Must I fear what others fear, what nonsenseThe Tao

Congressman Warren Davidson definitely stays busy, alternating between warning constituents that the sky is falling to crying wolf over some alleged impending doom.  I say this because the issues he has worked on this year are the work of an alarmist and are of no value to the people he represents.

Take the American Health Care Act. His logic seems to be, if we don’t repeal the Affordable Care Act, the country will go bankrupt (crying wolf). But both the House and Senate versions of the AHCA will be devastating to Ohio, the state he, in theory, represents.

Me And Jesus Got A Good Thing Goin’

Earlier this year, Davidson spearheaded a drive to protect our Religious Liberty and it resulted in 45* signing an executive order ensuring this freedom. I live in a county of 40,000 and, according to an ad in the local paper, we have 92 churches. When one of the student speakers at my daughter’s high school graduation a few weeks ago thanked ‘her Lord and Savior Jesus Christ,’ the auditorium erupted in applause. If I were so inclined, like 32 percent of Ohio’s population — I could attend Sunday morning service at a different church each week and it would take nearly two years to attend all the churches in my county.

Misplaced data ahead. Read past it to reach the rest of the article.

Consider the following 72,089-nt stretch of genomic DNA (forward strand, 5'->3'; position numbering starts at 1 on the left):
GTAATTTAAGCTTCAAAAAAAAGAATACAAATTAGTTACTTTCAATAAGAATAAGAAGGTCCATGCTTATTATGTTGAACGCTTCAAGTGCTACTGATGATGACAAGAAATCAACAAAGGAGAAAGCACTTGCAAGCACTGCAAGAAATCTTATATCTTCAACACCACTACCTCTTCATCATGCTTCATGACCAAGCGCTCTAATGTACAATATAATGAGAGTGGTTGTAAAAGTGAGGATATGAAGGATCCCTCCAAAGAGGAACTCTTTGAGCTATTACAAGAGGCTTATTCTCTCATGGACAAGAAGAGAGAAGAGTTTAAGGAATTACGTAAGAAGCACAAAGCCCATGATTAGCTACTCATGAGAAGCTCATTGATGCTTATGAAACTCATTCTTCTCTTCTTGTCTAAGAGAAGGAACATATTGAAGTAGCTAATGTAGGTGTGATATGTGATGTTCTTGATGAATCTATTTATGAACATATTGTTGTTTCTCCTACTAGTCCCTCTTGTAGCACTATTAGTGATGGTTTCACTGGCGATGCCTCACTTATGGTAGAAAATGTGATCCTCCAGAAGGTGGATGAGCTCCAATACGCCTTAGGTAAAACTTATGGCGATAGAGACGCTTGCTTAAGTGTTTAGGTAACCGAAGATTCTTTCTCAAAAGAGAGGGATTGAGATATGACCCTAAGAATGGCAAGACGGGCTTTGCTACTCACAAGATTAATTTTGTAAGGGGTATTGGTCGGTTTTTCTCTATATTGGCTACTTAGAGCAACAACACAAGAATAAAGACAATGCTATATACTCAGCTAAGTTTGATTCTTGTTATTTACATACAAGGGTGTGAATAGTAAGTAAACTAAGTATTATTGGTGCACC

We have religious freedom here, religious diversity, on the other hand, that is lacking. (Hey 45* can we get a Religious Diversity Executive Order.)

California Is To Blame

But Davidson’s latest fearmongering is more deplorable when you consider the abysmal gerrymandering that exists in Ohio. Gerrymandering is one of the political tactics that has escalated the country’s partisanship during the past two or three decades. Now, according to Davidson’s latest e-newsletter, the ‘sky is falling’ — not in Ohio, the state he was elected to represent — but California — that blue state which, unlike Ohio, has a thriving economy. So as real Ohioans deal with a sub-standard economy, Davidson is crying wolf about the seats in the House. Davidson says,

Did you know that electoral votes and seats in the House are distributed based on the total population of each state? States like California game the system to encourage illegal immigration and are rewarded with 5-7 extra congressional seats by some estimates. 

We lose our sovereignty each day this goes unresolved. This is why I introduced the Fair Representation Amendment.

Although the Amendment is very self-serving in the GOP’s voter suppression drive, it’s an intriguing twist for a party whose current brand supports stronger state rights and less federal interference. Apparently, in this situation though, the feds need to intervene.

Gerrymandering: Legally Gaming The System

Davidson’s Congressional District is the definition of gaming the system. He presides over one of the most noncompetitive Congressional Districts in Ohio. His district is ‘packed’ with a 2-to-1 ratio of GOP to Democrat voters — and it was his Party that imposed the unethical District map on Ohio residents.

This undemocratic approach to democracy is undermining our political institutions causing many to lose faith in the political process. So maybe, to paraphrase Jesus, Davidson should just worry about the plank in his own eye and not the speck in California’s.

Categories: 8th congressional district, My America, Preble County, Religion